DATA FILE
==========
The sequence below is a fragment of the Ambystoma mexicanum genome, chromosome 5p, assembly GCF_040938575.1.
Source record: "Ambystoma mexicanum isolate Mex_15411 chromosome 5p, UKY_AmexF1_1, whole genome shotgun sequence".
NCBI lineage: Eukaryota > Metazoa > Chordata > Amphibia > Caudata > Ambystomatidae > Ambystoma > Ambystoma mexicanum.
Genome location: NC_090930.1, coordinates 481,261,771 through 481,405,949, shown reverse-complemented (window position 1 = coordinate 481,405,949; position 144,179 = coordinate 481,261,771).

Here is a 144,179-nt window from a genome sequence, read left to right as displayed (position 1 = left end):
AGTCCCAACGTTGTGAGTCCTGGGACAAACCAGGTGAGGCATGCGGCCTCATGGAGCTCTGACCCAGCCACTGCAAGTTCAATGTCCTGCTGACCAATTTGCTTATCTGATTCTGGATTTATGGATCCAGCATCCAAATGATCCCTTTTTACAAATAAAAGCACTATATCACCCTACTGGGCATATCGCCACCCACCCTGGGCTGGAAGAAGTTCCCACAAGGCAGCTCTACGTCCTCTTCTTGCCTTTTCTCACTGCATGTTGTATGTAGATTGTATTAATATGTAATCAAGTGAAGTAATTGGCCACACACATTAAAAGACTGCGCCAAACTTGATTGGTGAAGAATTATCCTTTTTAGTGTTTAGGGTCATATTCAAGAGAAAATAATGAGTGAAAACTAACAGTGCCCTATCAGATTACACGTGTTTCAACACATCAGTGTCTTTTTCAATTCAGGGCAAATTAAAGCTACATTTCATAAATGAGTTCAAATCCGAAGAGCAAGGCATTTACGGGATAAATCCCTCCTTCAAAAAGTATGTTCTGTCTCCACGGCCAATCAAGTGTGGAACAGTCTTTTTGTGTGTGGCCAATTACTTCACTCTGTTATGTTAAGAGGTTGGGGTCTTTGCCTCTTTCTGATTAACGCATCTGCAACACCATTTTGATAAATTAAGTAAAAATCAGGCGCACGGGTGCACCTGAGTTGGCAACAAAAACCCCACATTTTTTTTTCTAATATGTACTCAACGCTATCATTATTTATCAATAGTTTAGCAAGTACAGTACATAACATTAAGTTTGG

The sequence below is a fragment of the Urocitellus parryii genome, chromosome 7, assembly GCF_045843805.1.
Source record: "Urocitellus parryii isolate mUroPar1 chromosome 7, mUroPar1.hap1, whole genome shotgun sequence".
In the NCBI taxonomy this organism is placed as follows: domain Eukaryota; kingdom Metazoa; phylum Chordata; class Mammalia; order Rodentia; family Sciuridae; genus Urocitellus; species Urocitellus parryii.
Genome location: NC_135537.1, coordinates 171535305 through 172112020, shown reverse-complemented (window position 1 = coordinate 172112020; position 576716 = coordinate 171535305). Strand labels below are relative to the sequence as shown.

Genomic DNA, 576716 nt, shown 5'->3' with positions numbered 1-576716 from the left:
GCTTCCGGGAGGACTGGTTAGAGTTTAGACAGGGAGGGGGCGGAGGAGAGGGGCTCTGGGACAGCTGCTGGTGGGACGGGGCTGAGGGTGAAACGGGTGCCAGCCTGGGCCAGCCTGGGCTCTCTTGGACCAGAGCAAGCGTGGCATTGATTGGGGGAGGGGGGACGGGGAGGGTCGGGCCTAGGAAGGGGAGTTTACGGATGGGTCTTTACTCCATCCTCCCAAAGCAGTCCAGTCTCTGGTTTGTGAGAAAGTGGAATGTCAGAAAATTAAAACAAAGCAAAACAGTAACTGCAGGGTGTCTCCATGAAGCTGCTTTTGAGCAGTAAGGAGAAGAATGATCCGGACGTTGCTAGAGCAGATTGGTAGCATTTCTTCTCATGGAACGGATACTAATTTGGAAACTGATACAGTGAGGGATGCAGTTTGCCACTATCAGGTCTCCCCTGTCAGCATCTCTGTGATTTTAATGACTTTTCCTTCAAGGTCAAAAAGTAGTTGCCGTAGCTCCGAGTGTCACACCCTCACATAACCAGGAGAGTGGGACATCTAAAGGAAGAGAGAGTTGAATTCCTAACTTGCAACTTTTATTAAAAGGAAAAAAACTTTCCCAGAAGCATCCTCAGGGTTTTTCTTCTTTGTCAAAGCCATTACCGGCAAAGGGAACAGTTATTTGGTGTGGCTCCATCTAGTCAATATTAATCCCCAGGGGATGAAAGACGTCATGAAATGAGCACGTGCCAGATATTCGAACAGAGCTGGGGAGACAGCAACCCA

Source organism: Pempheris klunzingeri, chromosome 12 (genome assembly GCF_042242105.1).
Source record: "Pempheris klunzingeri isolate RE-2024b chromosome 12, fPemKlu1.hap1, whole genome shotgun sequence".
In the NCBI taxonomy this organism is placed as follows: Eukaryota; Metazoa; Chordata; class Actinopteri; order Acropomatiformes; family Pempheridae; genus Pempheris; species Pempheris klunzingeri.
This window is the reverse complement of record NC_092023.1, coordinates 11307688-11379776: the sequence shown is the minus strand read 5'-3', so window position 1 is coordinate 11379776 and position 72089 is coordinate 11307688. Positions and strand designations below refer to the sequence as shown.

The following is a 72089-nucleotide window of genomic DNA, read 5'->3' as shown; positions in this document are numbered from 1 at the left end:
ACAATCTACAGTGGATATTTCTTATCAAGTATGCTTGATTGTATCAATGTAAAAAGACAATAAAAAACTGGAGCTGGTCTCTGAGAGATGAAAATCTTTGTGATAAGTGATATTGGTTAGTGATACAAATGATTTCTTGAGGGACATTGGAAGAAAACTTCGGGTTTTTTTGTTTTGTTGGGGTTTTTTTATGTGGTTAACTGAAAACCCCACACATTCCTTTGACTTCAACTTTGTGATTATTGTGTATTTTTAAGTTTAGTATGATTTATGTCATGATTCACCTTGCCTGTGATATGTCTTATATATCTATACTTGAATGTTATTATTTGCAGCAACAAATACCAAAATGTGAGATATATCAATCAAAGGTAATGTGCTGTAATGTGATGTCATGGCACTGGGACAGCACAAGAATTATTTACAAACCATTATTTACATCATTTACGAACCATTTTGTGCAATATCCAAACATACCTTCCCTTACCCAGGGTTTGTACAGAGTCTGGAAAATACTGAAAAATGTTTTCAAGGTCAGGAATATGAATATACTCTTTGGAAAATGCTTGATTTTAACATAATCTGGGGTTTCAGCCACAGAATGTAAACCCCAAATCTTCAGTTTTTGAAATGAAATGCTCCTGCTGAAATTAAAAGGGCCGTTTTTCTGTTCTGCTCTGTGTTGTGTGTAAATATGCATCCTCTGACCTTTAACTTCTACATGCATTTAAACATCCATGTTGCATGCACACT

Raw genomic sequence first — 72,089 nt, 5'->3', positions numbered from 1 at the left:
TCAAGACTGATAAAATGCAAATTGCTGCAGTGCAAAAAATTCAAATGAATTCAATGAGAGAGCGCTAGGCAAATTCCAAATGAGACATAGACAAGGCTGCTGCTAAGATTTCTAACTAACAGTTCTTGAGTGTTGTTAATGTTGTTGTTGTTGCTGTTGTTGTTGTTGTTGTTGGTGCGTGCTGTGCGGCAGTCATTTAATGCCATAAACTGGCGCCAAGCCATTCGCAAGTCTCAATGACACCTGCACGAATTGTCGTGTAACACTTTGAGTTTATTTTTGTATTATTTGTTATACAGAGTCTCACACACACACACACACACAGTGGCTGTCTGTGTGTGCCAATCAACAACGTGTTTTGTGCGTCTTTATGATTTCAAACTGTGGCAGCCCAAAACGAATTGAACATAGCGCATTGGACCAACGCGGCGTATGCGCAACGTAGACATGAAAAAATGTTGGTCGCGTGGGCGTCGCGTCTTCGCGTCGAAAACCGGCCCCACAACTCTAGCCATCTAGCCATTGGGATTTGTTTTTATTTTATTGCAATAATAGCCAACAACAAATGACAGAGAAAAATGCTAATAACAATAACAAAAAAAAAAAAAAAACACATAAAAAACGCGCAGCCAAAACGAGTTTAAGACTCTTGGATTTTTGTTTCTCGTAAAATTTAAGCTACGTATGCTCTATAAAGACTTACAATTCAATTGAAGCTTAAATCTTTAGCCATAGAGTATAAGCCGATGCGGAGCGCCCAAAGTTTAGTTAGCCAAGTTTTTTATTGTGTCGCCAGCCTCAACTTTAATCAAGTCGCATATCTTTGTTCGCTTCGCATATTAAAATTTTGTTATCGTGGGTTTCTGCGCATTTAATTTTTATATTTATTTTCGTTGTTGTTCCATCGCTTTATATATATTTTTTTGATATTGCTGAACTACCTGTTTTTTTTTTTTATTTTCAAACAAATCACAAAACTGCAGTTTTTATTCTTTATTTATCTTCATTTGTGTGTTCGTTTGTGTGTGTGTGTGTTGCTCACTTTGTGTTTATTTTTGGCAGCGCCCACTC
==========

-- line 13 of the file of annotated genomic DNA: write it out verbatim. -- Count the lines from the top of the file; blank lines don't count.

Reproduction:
Source organism: Pempheris klunzingeri, chromosome 12 (genome assembly GCF_042242105.1).